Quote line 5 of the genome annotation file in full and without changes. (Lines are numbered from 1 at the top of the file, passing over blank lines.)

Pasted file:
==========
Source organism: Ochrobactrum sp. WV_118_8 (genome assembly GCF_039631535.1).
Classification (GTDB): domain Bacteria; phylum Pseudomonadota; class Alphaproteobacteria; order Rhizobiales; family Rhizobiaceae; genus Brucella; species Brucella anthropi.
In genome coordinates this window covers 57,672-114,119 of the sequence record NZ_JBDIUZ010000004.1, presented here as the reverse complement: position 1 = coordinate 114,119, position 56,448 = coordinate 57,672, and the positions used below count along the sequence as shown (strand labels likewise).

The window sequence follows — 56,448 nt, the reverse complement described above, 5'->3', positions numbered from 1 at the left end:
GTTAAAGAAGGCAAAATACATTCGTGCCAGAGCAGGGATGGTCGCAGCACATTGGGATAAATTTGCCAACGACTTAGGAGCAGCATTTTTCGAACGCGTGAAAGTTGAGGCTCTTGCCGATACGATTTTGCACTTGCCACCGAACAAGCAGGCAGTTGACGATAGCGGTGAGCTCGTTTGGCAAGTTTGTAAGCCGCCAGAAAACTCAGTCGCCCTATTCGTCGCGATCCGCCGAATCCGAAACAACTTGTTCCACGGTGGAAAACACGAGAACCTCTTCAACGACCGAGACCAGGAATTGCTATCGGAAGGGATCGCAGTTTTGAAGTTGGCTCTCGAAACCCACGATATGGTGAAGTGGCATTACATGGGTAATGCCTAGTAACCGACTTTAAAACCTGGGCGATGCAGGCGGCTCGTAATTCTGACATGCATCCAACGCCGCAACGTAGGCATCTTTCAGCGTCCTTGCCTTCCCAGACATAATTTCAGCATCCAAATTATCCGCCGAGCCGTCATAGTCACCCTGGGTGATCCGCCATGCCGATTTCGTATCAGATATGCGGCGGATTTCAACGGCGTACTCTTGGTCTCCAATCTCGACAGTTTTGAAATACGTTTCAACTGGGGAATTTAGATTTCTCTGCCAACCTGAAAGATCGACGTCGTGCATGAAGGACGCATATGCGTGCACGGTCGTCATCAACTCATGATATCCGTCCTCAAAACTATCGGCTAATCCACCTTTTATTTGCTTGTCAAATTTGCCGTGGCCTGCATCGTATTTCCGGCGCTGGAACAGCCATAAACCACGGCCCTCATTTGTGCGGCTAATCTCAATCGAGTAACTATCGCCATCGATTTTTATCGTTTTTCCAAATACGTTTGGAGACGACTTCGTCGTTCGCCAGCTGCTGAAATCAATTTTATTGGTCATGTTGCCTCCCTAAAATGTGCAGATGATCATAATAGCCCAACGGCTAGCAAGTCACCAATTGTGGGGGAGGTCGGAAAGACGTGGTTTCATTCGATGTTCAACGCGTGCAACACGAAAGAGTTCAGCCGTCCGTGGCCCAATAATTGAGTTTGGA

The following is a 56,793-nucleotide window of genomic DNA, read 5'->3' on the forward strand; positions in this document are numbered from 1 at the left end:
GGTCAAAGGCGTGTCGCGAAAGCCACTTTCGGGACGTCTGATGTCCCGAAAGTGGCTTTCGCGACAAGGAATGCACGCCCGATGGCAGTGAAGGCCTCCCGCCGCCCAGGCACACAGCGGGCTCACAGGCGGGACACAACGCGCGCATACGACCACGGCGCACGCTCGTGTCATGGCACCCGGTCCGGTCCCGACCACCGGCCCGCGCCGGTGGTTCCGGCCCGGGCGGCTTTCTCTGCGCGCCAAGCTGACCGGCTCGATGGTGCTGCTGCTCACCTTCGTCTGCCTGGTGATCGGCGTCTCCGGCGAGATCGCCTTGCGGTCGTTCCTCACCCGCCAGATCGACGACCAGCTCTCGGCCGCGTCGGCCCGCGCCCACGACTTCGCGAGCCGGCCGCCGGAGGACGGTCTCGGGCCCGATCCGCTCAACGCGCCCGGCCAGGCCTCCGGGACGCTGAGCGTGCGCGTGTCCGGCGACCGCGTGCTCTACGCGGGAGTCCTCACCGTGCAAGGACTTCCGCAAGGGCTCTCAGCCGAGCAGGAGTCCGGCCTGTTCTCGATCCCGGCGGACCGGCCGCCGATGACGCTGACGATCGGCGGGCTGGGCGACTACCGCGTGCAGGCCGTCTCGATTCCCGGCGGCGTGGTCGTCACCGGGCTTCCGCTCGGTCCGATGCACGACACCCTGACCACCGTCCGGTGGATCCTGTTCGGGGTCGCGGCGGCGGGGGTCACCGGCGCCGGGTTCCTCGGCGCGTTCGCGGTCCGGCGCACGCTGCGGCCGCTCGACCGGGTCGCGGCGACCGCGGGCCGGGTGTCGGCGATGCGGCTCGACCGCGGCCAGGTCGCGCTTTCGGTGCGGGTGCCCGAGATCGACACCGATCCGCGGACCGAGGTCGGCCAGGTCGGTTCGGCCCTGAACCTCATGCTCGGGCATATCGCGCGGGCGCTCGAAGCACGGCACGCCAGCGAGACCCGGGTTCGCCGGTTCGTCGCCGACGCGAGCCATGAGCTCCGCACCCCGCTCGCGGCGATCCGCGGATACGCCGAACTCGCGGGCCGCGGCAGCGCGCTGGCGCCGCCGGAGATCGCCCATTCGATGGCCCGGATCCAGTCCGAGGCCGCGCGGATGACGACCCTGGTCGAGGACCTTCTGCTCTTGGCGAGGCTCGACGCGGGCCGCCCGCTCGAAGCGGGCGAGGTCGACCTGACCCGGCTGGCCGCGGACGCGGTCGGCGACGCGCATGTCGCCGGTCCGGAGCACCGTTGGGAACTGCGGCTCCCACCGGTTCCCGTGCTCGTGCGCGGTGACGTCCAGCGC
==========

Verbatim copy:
GTTAAAGAAGGCAAAATACATTCGTGCCAGAGCAGGGATGGTCGCAGCACATTGGGATAAATTTGCCAACGACTTAGGAGCAGCATTTTTCGAACGCGTGAAAGTTGAGGCTCTTGCCGATACGATTTTGCACTTGCCACCGAACAAGCAGGCAGTTGACGATAGCGGTGAGCTCGTTTGGCAAGTTTGTAAGCCGCCAGAAAACTCAGTCGCCCTATTCGTCGCGATCCGCCGAATCCGAAACAACTTGTTCCACGGTGGAAAACACGAGAACCTCTTCAACGACCGAGACCAGGAATTGCTATCGGAAGGGATCGCAGTTTTGAAGTTGGCTCTCGAAACCCACGATATGGTGAAGTGGCATTACATGGGTAATGCCTAGTAACCGACTTTAAAACCTGGGCGATGCAGGCGGCTCGTAATTCTGACATGCATCCAACGCCGCAACGTAGGCATCTTTCAGCGTCCTTGCCTTCCCAGACATAATTTCAGCATCCAAATTATCCGCCGAGCCGTCATAGTCACCCTGGGTGATCCGCCATGCCGATTTCGTATCAGATATGCGGCGGATTTCAACGGCGTACTCTTGGTCTCCAATCTCGACAGTTTTGAAATACGTTTCAACTGGGGAATTTAGATTTCTCTGCCAACCTGAAAGATCGACGTCGTGCATGAAGGACGCATATGCGTGCACGGTCGTCATCAACTCATGATATCCGTCCTCAAAACTATCGGCTAATCCACCTTTTATTTGCTTGTCAAATTTGCCGTGGCCTGCATCGTATTTCCGGCGCTGGAACAGCCATAAACCACGGCCCTCATTTGTGCGGCTAATCTCAATCGAGTAACTATCGCCATCGATTTTTATCGTTTTTCCAAATACGTTTGGAGACGACTTCGTCGTTCGCCAGCTGCTGAAATCAATTTTATTGGTCATGTTGCCTCCCTAAAATGTGCAGATGATCATAATAGCCCAACGGCTAGCAAGTCACCAATTGTGGGGGAGGTCGGAAAGACGTGGTTTCATTCGATGTTCAACGCGTGCAACACGAAAGAGTTCAGCCGTCCGTGGCCCAATAATTGAGTTTGGA